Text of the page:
Art&Seek Jr. is one mom‘s quest to find activities to end the seemingly endless chorus of the “I’m Bored Blues” while having fun herself. Impossible you say? Check back on Tuesdays for kid-friendly events that are fun for adults, too.
Rose turned 7 in May, but the birthday party negotiations began way back in February. As any child old enough to talk will tell you, next to Christmas, birthdays (and the corresponding party) are the single biggest deal of the year. The kid calendar revolves around it. I started the dealing with the usual proposals of princess, skating and bounce house themes, but Rose quickly threw them out in favor of a backyard camping party. Huh? Yes, that’s right. Instead of princesses, pony rides or even bowling, what Rose really wanted was to build a fire, pitch a tent and make s’mores. I have to admit, I tried to talk her out of it. Besides the anxiety about the weather, I had my doubts that the 15 little girls invited would share Rose’s enthusiasm for the great outdoors. Princesses, pouf and everything sparkly is the trend these days. Boy, was I wrong. Rose’s friends didn’t just have fun, they threw themselves into the deep end of the camp-out pool with gusto. And why not? More than a few family vacations this summer will feature the winning combination of tents, campfires and s’mores. It’s fun! If you and yours aren’t planning a get-away to Jellystone Park this summer, here are a couple of places for your lil’ camper to enjoy the great outdoors.
The Trinity River Aububon Center offers an Adventure Trekkers Camp for explorers anxious to leave the big city behind and find their inner Rambo. In this five-day camp (which runs from 9 to 3 daily) children ages 10 to 12 will learn outdoor survival skills like building a survival shelter, using a compass and building a campfire. Kids can also fish or paddle the ponds in a kayak or canoe, hike the four miles of trails and create a nature journal.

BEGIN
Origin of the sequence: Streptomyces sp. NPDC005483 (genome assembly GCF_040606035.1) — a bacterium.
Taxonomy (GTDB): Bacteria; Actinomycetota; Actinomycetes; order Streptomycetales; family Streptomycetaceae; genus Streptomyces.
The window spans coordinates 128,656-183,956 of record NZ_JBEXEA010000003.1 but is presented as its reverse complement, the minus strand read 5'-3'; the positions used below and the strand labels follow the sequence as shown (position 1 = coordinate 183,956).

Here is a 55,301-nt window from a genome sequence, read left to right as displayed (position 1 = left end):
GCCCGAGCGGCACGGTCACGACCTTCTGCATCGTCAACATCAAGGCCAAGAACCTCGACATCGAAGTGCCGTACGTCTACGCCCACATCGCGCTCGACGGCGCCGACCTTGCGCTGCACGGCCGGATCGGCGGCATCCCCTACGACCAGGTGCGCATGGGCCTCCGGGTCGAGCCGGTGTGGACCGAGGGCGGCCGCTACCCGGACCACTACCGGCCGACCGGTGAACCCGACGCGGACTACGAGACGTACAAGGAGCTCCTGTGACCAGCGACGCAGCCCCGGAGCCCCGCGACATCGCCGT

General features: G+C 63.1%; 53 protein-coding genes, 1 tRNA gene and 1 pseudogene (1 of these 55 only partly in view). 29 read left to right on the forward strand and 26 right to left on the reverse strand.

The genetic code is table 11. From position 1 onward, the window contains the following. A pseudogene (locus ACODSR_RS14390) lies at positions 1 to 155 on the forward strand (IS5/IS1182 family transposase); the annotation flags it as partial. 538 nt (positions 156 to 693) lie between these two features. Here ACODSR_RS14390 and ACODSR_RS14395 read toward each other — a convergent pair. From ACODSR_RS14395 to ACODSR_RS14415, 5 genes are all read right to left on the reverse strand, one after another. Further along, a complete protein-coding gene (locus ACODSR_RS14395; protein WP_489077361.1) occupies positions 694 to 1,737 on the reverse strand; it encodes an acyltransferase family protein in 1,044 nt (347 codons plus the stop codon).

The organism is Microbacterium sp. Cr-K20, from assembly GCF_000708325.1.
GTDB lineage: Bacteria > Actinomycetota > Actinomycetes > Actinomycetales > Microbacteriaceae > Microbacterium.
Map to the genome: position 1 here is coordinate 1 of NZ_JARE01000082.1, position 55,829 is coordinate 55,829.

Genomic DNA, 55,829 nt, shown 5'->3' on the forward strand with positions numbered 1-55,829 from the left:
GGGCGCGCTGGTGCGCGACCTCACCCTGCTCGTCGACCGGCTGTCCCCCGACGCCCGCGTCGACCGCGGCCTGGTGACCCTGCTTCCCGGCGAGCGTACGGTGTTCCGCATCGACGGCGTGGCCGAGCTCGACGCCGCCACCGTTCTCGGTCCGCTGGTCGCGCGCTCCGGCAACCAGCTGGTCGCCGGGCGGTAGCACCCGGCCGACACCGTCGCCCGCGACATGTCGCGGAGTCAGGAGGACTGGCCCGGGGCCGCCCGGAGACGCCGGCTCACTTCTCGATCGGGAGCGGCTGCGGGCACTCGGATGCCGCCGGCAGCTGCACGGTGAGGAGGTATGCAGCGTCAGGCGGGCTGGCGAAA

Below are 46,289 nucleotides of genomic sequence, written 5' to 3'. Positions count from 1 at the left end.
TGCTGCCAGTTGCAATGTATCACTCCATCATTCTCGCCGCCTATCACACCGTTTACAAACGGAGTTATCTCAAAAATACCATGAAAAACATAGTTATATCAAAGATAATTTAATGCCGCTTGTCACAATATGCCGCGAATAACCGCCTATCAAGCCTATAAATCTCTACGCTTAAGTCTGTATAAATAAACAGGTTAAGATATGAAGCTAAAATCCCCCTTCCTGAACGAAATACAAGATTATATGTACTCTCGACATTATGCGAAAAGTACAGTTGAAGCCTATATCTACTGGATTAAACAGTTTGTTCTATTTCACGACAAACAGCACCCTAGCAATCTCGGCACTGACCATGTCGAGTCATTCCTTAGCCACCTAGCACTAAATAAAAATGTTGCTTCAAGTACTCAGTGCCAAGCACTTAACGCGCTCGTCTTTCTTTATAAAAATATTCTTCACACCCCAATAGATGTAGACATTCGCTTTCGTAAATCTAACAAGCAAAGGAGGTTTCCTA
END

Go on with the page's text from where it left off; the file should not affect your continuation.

The Nature Camps at the Heard Natural Science Museum and Wildlife Sanctuary are just the ticket for those kids interested in native wildlife. Children ages 5 to 14 will take daily guided nature walks, meet animal ambassadors and investigate nature-themed topics. Aspiring wildlife artists can follow in the footsteps of great artists such as Audubon and Monet and draw directly from nature and live animals. There are also opportunities to go behind-the-scenes with animal ambassadors and learn what it takes to take care of wildlife.
If you have younger kids and are looking for something tamer, the Heard also offers the Water Wonders Family Fun Mini-Camp on July 5. In this fun mini-camp, you and the kids can take a hike through the wetlands and spend some time using nets to see what you can catch in and around the water. And you’ll use hand lenses and microscopes to find out what lives in a drop of water. There’s also a fossil hunting camp on July 6, during which kids find out about how fossils are made, some local geological history and then go on a real fossil hunt.
Only seven more weeks of summer, folks. Get out there and enjoy it while you can!
Therese Powell is an Art&Seek calendar coordinator and KERA-TV producer. She spends most of her free time seeking out adventures for her 7-year-old daughter, Rose. Tell us about your time at camp or outdoors or clue us in to your ideas for quirky kid adventures by leaving a comment. Or e-mail Therese at firstname.lastname@example.org.